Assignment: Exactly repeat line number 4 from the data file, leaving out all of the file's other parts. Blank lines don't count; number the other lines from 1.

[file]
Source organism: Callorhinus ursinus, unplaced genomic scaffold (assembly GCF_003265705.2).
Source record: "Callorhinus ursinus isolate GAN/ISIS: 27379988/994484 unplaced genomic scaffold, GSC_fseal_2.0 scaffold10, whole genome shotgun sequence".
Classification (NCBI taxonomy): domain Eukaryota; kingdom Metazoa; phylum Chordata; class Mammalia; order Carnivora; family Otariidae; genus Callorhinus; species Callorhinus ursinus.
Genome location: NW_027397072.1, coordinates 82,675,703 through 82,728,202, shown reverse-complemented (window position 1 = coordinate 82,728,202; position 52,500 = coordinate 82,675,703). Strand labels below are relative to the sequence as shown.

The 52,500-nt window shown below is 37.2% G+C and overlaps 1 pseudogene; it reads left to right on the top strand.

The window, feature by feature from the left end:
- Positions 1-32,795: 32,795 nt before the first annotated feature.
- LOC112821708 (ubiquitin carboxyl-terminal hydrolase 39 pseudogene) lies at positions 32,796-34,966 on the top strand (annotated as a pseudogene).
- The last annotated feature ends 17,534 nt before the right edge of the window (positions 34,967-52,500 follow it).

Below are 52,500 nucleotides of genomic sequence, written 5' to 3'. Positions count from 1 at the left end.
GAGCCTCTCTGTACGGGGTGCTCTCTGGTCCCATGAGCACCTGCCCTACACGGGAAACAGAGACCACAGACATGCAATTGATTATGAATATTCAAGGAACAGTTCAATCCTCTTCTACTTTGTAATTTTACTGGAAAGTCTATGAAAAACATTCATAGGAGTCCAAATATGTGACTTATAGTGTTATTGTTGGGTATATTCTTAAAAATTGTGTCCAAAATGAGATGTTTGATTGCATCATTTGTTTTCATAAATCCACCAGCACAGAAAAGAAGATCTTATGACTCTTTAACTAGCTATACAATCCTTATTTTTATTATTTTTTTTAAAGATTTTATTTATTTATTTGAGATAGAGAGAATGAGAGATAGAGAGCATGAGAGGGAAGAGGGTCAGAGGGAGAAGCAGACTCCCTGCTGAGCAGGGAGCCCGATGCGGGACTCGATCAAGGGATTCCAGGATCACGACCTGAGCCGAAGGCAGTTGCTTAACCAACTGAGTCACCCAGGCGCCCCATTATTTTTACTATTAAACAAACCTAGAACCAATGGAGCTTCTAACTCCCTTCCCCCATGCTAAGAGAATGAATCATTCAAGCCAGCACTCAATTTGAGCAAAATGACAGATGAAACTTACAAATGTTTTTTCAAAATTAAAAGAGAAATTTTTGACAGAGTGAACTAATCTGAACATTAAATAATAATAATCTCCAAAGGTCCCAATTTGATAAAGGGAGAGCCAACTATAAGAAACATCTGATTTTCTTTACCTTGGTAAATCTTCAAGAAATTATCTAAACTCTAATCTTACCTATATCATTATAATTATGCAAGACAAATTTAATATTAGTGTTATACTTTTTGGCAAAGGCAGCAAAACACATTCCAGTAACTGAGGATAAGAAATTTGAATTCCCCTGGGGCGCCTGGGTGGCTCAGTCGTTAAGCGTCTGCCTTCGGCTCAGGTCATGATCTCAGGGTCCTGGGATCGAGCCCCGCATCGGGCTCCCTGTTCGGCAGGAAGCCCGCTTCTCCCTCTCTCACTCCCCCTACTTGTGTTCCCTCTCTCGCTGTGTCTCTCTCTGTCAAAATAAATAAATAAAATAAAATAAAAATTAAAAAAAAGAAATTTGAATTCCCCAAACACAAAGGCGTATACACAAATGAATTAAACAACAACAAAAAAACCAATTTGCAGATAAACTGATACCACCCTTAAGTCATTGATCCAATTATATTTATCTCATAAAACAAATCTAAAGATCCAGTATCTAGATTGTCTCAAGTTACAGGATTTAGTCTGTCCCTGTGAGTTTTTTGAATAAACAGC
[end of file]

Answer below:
Genome location: NW_027397072.1, coordinates 82,675,703 through 82,728,202, shown reverse-complemented (window position 1 = coordinate 82,728,202; position 52,500 = coordinate 82,675,703). Strand labels below are relative to the sequence as shown.